Ru­mors of NASA’S demise greatly ex­ag­ger­ated

Space agency to re­sume ex­plo­ration if Congress pro­vides fi­nan­cial fuel

The Washington Times Daily - - Opinion - By Nick Lamp­son Re­viewed by Robert Ver­bruggen

It is a grow­ing con­cern that the public be­lieves NASA is clos­ing its doors. This is far from true. Although NASA’S shut­tle fleet re­tired in 2011 af­ter 30 years of ad­mirable and ground­break­ing ser­vice, the space agency’s vi­brant mis­sion is far from over. We need to keep the fires of the agency’s spir­ited agenda burn­ing by en­sur­ing NASA is fully funded to carry out what it has been tasked to do for our coun­try.

The fu­ture of our na­tion’s space pro­gram lies in the hands of those elected to rep­re­sent the peo­ple of the United States. A great re­spon­si­bil­ity is placed be­fore these de­ci­sion­mak­ers. While we face eco­nomic ob­sta­cles that chal­lenge ev­ery decision made in Washington, de­ci­sions made merely for po­lit­i­cal gain must stop. It’s time to re­store ci­vil­ity in Congress. It’s time for ac­tion where ac­tion is needed — all pol­i­tics aside.

As leg­is­la­tors con­sider the fis­cal 2013 bud­get over the next few days, it is of vi­tal in­ter­est that our lead­ers up­hold the bi­par­ti­san tra­di­tion of sup­port for NASA’S char­ter. Our na­tion’s space pro­gram de­serves sup­port, and such an ex­am­ple of con­gres­sional ci­vil­ity should spread through­out the Capi­tol and the na­tion.

Many may won­der why space is the topic at hand. If you do won­der, I ask you to learn about all that our na­tion’s space pro­gram does for our coun­try.

First, and per­haps fore­most, stud­ies have shown that space ex­plo­ration in­spires our chil­dren to pur­sue ed­u­ca­tion and ca­reers in sci­ence, tech­nol­ogy, en­gi­neer­ing and math­e­mat­ics. It also con­tin­ues to in­spire the child in­side all of us. But there is much more to it.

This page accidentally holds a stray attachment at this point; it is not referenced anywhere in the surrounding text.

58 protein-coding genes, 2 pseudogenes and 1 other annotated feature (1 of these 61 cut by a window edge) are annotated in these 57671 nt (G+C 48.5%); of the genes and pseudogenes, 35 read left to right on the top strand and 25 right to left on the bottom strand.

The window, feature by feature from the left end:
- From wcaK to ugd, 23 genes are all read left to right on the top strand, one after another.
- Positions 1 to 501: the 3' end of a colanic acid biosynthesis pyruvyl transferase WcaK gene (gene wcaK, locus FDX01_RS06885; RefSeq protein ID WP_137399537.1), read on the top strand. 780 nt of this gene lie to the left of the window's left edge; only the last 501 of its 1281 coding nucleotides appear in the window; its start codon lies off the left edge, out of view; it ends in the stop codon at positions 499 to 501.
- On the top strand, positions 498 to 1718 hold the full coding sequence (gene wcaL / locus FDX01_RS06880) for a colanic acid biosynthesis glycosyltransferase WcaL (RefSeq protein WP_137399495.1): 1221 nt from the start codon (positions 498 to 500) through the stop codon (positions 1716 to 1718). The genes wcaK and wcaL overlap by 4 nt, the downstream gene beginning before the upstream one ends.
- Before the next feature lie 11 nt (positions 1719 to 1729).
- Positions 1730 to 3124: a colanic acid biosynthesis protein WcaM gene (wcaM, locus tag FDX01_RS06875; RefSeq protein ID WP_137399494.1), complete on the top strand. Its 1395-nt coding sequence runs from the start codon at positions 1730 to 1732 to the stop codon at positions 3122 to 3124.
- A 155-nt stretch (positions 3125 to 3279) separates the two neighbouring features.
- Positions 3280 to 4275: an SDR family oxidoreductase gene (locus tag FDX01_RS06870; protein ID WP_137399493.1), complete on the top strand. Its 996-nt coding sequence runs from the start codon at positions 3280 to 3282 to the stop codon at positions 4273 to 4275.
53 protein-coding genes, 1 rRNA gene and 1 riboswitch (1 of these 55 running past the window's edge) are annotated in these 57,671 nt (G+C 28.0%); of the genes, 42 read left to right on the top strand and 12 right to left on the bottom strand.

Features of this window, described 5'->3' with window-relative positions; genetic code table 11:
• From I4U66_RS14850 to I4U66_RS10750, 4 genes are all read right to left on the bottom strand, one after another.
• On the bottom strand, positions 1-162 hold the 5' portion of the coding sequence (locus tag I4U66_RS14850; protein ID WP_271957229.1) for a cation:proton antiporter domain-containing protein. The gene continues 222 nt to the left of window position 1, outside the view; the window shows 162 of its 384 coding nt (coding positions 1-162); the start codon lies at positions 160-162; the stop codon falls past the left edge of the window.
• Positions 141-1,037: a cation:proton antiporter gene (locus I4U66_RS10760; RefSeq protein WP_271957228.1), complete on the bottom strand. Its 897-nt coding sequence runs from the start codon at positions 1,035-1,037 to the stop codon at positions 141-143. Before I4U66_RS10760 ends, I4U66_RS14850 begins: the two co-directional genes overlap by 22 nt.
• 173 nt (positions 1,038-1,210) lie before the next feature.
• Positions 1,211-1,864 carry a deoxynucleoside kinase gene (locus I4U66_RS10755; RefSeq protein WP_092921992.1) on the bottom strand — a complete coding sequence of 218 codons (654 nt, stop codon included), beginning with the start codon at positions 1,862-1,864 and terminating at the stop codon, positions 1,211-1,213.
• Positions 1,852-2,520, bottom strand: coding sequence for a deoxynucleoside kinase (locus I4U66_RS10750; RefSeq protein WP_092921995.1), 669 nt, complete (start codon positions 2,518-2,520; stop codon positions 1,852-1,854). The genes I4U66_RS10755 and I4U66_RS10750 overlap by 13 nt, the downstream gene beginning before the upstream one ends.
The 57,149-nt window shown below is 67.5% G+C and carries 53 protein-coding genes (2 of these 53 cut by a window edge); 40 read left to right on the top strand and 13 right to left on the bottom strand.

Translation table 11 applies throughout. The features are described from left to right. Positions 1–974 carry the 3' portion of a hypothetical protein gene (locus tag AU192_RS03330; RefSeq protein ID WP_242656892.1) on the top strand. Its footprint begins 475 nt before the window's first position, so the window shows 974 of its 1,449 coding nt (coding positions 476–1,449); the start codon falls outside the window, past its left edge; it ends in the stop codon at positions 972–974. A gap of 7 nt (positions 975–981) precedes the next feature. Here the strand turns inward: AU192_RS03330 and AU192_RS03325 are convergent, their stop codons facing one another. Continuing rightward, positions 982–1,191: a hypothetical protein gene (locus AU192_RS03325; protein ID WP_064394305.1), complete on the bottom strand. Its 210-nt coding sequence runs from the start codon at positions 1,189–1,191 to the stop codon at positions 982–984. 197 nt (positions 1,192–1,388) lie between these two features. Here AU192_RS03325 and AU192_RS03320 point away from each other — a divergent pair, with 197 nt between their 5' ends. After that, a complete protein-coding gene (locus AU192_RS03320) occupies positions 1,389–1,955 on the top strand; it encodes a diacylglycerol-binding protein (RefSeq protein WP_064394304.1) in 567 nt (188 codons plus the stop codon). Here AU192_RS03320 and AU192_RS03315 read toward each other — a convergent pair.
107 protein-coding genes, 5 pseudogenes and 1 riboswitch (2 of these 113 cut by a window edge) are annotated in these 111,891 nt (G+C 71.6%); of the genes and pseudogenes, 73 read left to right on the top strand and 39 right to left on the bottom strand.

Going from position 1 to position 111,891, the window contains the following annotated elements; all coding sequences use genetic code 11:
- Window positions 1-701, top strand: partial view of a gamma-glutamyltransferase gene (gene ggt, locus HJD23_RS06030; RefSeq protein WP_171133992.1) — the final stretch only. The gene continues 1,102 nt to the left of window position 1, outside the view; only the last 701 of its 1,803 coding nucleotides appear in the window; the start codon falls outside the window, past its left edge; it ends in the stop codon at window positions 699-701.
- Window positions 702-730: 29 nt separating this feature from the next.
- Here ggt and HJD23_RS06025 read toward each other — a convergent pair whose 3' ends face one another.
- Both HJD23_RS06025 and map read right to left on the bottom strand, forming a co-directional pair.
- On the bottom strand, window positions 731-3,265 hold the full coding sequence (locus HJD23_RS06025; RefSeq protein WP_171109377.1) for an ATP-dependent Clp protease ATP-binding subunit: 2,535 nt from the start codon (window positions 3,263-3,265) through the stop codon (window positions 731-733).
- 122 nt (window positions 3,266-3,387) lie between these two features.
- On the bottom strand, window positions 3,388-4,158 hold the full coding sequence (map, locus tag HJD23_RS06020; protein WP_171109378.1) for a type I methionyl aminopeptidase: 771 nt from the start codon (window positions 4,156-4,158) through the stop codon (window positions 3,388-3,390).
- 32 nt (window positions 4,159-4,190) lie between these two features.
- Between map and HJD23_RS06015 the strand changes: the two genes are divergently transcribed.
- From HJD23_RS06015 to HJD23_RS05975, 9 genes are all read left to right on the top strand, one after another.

As­tute in­vest­ments in NASA’S sci­ence and tech­nol­ogy port­fo­lio pro­vide both tan­gi­ble and in­tan­gi­ble ben­e­fits. They strengthen our na­tional se­cu­rity by win­ning the long-term re­spect of our global al­lies and ri­vals alike. Ad­di­tion­ally, these in­vest­ments pro­vide op­por­tu­ni­ties for col­lab­o­ra­tion with academia, in­dus­try and the in­ter­na­tional com­mu­nity on un­prece­dented lev­els. They con­trib­ute to a steady stream of break­throughs with a track record of strength­en­ing the U.S. econ­omy and plac­ing a spot­light on the im­por­tance of math and sci­ence ed­u­ca­tion. They pro­vide do­mes­tic man­u­fac­tur­ing, en­gi­neer­ing and re­search jobs in a time when these op­por­tu­ni­ties are of­ten out­sourced to for­eign en­ti­ties.

Right now, NASA is build­ing the next-gen­er­a­tion deep-space crew cap­sule and heavy-lift rocket to ex­plore far­ther than ever be­fore. NASA is also ex­pand­ing use of the In­ter­na­tional Space Sta­tion by part­ner­ing with Amer­i­can com­pa­nies to cre­ate trans­porta­tion ca­pa­bil­i­ties for reach­ing the sta­tion in low Earth or­bit. This will stim­u­late the econ­omy and de­crease our reliance on for­eign launch providers. Congress has di­rected all of these ac­tiv­i­ties in a bi­par­ti­san man­ner.

NASA also is de­vel­op­ing ad­vances in avi­a­tion and space tech­nolo­gies, and reach­ing far­ther into our so­lar sys­tem through in­no­va­tive ex­plo­ration mis­sions. These pro­grams not only ex­pand our tech­no­log­i­cal ca­pa­bil­i­ties and sci­en­tific knowl­edge, but they also boost our econ­omy, cre­ate jobs and ex­pand op­por­tu­ni­ties for skilled work­ers.

These projects can­not be abruptly stopped and restarted. Projects that can take sev­eral years to de­velop and per­haps decades to op­er­ate can­not be rel­e­gated to near­sighted an­nual bud­get plan­ning. They must be sus­tained to as­sure the avail­abil­ity of a ca­pa­ble do­mes­tic en­gi­neer­ing and sci­en­tific skill base and to achieve ad­vance­ments in sci­ence and tech­nol­ogy that will im­prove life here on Earth. NASA’S achieve­ments, each many years in the mak­ing, are the prod­ucts of a long-stand­ing com­mit­ment to NASA’S mul­ti­mis­sion tra­di­tion with an en­vi­able record that prom­ises to pay div­i­dends for decades to come — if Congress acts re­spon­si­bly.